What Chief Pustizzi Learned from the Parkland School Shooting Massacre


Retired Police Chief Hopes to Help Reduce Active Shooter Response Times

On February 14, 2018, our country (and the world) suffered from yet another senseless act of violence. The entire country instantly became aware of the tragic school shooting at Marjory Stoneman Douglas High School in Parkland, Florida, which left 17 people dead, making it the deadliest high school massacre in U.S. history. Retired Chief Tony Pustizzi, who was Chief of Police of the Coral Spring PD on that fateful day, is now spending his time educating groups on why it’s so important to reduce police notification and response time and how to make it happen.  Guard911 spoke to Chief Pustizzi about his experience as a commanding officer and first responder to a school shooting and why he’s passionate about decreasing police notification and response times to these horrific acts of violence.

Reflecting on the Parkland School Shooting

Retired Chief Tony Pustizzi
Retired Chief Tony Pustizzi
No matter how much training and experience you have, you’re never truly prepared for a situation like the Parkland school shooting.  “It’s hard to describe,” Chief Pustizzi said of his experience of the incident. “It’s a bit mind-numbing. Our team was trained and prepared for it, though. There’s a lot to think about logistically, but no time to think, so your training just takes over.” In 2018, when the call came into dispatch at the Public Safety Answering Point (PSAP), they forwarded the call to the Broward Sheriff’s Office. This was due to the fact that the Sheriff’s Office provided police services to the city of Parkland and required their deputies to be dispatched by their dispatcher. Policies have changed, but the process resulted in a delayed law enforcement notification and subsequent response time. Additionally, the school resource officer (SRO) inside the property was not actively communicating with his dispatch center, causing further delays.  Due to the nature of the active killer emergency, and the school’s proximity to multiple jurisdictions, first responders from several different agencies responded. Each agency and team has trust and rapport within itself, but that isn’t always built across multiple teams. “It’s difficult having multiple teams respond, but we train for that,” Chief Pustizzi said. “We had to trust each other. We focused on working together and working with who we had responding.”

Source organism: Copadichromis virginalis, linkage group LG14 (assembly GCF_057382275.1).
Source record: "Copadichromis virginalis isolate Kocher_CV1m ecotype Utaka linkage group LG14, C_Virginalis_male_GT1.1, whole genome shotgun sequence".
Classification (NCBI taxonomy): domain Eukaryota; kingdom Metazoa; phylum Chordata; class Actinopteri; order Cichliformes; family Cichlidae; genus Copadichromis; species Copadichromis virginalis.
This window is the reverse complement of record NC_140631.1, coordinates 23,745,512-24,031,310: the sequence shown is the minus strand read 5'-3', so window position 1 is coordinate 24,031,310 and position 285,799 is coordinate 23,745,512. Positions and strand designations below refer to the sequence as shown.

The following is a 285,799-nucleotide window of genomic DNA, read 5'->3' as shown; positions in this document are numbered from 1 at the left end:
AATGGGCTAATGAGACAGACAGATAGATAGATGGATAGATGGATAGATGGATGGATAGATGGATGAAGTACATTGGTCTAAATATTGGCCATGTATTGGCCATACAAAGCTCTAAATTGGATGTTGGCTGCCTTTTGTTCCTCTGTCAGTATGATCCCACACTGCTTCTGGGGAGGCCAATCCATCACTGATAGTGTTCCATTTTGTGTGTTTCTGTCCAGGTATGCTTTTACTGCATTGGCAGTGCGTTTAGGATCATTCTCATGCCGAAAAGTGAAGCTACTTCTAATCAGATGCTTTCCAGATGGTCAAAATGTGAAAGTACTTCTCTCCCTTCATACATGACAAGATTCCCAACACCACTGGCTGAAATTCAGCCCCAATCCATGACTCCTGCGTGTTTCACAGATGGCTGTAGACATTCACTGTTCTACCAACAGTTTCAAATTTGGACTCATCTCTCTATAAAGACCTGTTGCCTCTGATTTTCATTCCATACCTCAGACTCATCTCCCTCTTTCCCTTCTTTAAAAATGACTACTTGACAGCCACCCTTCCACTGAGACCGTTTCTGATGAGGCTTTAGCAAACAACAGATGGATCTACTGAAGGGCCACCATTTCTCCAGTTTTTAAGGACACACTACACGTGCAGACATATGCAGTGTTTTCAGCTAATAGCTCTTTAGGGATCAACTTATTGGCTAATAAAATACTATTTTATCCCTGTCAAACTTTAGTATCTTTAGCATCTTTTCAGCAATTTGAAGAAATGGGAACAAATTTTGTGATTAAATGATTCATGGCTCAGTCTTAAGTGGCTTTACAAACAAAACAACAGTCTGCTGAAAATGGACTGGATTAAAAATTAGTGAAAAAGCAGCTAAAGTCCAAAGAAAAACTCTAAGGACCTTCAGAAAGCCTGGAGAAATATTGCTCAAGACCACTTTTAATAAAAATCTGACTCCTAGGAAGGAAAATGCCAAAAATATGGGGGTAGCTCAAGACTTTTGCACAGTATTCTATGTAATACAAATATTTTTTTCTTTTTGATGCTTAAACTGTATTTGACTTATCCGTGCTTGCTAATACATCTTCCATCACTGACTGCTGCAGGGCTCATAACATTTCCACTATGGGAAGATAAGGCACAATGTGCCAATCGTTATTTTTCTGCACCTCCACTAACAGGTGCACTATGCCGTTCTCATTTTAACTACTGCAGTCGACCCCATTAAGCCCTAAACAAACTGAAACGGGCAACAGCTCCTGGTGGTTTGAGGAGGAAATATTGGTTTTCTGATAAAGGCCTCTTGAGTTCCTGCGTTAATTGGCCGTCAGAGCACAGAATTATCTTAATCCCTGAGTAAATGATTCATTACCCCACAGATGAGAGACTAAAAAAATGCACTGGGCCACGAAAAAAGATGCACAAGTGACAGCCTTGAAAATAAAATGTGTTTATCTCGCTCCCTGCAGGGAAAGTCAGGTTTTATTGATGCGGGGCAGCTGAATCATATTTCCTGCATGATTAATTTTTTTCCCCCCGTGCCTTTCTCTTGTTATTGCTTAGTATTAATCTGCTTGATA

Why Decreasing Police Notification and Response Time Should Be a Priority

The quicker law enforcement can get to an active killer emergency, the quicker the situation can be mitigated. The killer can be stopped. “Time is of the essence,” said Chief Pustizzi.  Chief Pustizzi pointed out that because of current movements in the country, a lot of SROs are being pulled from schools. Historically, SROs have been the first officers on the scene at school shootings. But as they’re removed, notification and response time become that much more important.  “If a school’s highest priority is the welfare and safety of students, teachers, and staff, it’s important that law enforcement is notified as soon as possible of any situation at the school that could possibly injure people,” said Chief Pustizzi.  As the Parkland tragedy proves, dialing 911 does not accomplish this goal alone. Fortunately, there is a one-of-a-kind solution that’s proven to reduce both notification and response times – a Guard911 active shooter mobile app with the one and only Hero911 network of 60,000+ officers.

Guard911 apps are the ONLY active shooter mobile safety alert apps in the country with the Hero911 network of thousands of local, state, and federal officers ready to respond at a moment’s notice.

How the SchoolGuard Active Shooter App Reduces Notification and Response Times

While Guard911’s SchoolGuard active shooter app wasn’t in place at Marjory Stoneman Douglas High School in 2018, the Parkland active killer incident is exactly the type of emergency our technology is built for. 

Eliminate Notification Delays

When teachers and staff press the panic button icon on their mobile phones, notification of an emergency is distributed to the necessary parties quickly and efficiently.  “The app takes out some of the human element,” said Chief Pustizzi. “Teachers and SROs don’t have to remember who to call and in what order. The SchoolGuard app does it.” With SchoolGuard, teachers can hit the panic button icon, be assured the proper authorities are being mobilized, and focus on implementing safety and lockdown procedures to save lives.  The teacher is also connected to 911, and alerts are sent to other teachers, school staff, and other protected properties nearby for their situational awareness. Plus, alerts are sent instantly to all law enforcement officers in the Hero911 Network who are in close proximity to the threatened property.  Immediate notification leads to a rapid response.